8. Oakwood Healthcare, “Code of Conduct” (Dearborn, MI: Oakwood Healthcare, 2013). Available at: http://www.oakwood.org/upload/docs/Code-of-Conduct.pdf 9. See, for example, Joshua O’Hagan and David Persaud, “Creating a culture of accountability in health care,” The Health Care Manager, 2009; 28: pp. 124-33. Available at: http://www.nursingcenter.com/lnc/static?pageid=935642#sthash. V6nPRru8.dpuf

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SE C T I O N 4 . Culture to Empower Workers

“That’s micromanagement!” When trustee A says that to trustee B, trustee A is reminding B to stick to the governing body’s policy role and stay out of administration. But B says, “No, it’s not.” Now what? How do you determine the appropriate role for trustees of health sector governing bodies? The line between policy and micromanagement is not always clear. It can depend on board and institutional culture and protocols, communication style, intent, and how the intent is expressed. What is clear is that micromanagement is not a good thing. Governing bodies of health services organizations hire a managing director or chief executive officer to lead the organization. Micromanagement impedes the ability of CEOs to do their work most effectively. As one trustee said, “We are paying a CEO to do the work, so why should we do it instead?” Micromanagement sends a message of distrust, undermines the authority of the CEO, and ignores the organizational structure, decision-making systems, and procedures. Micromanagement also violates the governing body’s fiduciary responsibility to ensure that the time and resources of the organization are well spent. When a trustee directs staff to do something or requests information that requires a significant amount of time, the individual trustee has determined how time and resources are used, which may not be in the best interests of the entire institution. Given that health service organizations have limited funds and personnel, priorities for time and resources must be set by the governing body and leadership working together. Most members of a health system governing body prefer to be engaged in complex problems of substantial importance, not the day-to-day trivia of service delivery. However, three factors can lead to micromanagement and should be avoided. 1. Boards are structured to micromanage when they consist of committees that mirror the administrative organizational chart. 2. Trustees are encouraged to micromanage when they are asked to review details of plans, policies, and projects. 3. Trustees are relegated to micromanagement when the organization’s managers do not share the responsibility for the organization’s mission, values, culture, and performance planning agenda. Preventing micromanagement means engaging the governing body in discussions that identify the questions to be asked about the institution’s future and capitalize on the wisdom and values of trustees. CEOs can foster “macro-governance” by involving governing bodies sooner and more deeply in defining the questions on issues essential to the vitality of the organization. Wise governing bodies can consider these three actions to minimize the threats of micromanagement. (For more ideas, refer to Appendix 4.1.)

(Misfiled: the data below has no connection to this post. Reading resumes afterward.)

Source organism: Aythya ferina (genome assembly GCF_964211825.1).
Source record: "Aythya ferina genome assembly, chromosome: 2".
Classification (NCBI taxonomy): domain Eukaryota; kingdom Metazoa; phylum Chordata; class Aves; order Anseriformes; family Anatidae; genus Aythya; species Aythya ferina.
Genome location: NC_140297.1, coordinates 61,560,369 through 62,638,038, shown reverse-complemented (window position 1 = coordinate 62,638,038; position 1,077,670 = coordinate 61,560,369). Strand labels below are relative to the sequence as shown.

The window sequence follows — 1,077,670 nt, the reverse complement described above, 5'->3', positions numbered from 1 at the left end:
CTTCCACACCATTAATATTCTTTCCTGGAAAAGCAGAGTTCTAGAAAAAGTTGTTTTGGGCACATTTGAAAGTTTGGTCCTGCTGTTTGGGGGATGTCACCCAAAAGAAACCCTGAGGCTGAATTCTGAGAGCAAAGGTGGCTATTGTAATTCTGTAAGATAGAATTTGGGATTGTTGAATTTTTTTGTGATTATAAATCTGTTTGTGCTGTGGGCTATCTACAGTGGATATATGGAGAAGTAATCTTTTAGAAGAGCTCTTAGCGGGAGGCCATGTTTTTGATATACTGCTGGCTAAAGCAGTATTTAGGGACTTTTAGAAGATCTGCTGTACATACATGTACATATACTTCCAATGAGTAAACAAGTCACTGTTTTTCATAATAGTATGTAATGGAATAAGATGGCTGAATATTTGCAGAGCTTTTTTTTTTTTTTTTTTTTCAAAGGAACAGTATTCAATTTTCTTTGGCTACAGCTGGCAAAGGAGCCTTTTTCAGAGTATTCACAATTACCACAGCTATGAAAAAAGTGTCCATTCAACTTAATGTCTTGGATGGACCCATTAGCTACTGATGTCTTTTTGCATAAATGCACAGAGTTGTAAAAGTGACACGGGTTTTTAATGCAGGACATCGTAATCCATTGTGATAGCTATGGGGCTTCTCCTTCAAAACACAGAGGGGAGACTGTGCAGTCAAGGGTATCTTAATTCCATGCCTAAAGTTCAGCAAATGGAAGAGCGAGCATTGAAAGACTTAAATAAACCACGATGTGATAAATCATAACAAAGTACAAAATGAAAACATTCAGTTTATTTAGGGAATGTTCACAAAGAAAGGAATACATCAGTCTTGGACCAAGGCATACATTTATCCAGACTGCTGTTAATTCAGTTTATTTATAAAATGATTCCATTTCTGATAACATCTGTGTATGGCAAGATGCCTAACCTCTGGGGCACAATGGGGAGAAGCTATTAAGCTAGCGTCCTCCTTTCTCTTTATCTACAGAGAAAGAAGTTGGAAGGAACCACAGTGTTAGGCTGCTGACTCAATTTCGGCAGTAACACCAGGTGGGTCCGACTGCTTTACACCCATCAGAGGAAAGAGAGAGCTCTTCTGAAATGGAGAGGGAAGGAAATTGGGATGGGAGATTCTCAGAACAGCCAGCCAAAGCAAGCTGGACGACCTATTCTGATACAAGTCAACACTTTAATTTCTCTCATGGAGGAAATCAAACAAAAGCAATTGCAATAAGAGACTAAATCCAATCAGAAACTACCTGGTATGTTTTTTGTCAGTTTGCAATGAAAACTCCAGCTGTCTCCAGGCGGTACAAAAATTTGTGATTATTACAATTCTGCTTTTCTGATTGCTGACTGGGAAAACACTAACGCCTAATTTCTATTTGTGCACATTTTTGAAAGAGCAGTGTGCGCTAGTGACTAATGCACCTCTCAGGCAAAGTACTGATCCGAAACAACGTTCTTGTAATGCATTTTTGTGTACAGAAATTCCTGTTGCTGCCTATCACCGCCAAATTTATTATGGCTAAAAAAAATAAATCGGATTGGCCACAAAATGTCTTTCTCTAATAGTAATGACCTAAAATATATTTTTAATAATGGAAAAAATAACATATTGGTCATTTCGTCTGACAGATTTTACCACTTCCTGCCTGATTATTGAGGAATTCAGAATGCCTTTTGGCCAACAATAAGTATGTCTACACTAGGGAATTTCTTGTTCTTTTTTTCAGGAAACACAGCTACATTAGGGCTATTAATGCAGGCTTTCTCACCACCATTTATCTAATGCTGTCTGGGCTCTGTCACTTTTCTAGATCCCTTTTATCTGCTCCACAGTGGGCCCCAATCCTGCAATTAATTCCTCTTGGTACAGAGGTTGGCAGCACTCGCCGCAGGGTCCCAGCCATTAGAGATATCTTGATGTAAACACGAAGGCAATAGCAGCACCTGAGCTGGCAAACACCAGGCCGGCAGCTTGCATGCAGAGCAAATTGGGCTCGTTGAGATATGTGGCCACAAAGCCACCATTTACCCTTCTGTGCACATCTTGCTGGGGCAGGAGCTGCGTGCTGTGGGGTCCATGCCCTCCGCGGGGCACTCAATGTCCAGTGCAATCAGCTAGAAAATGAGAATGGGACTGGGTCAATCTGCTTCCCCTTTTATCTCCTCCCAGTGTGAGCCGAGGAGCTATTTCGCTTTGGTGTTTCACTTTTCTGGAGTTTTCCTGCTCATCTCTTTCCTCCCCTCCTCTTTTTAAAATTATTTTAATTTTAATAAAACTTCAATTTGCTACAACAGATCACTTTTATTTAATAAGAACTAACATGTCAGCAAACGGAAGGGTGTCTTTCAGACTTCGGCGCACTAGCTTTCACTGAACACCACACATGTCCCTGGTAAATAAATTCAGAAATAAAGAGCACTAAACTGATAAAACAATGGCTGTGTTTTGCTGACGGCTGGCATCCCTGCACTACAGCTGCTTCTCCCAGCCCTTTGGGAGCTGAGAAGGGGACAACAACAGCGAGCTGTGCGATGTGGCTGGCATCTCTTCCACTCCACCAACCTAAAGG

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S E C T I O N 4 . Culture to Empower Workers

1. The chairperson and CEO need a partnership of mutual trust and respect. This enables candid discussions about the lines between good governing body work and the work of management. These two partners should meet at least once per month to explore areas of confusion about the needs of the governing body for information for good decision-making and to clarify what is the governing body’s role in policy-making and strategic direction setting, and what is management’s set of responsibilities. 2. In the initial orientation program, and in subsequent self-assessment programs, members of management and the governing body should encourage discussions about their comfort levels with the balance of their roles in decision-making for the benefit of the organization’s mission, plans, and performance. 3. All parties should work in a climate of “no surprises.” Use common sense to keep each other informed about questions, concerns, and ideas for service and organizational performance improvements. It can also be helpful to review the ideas in Appendix 4.2 on trust building.

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SE C T I O N 4 . APPE N D I X

APPENDIX 4.1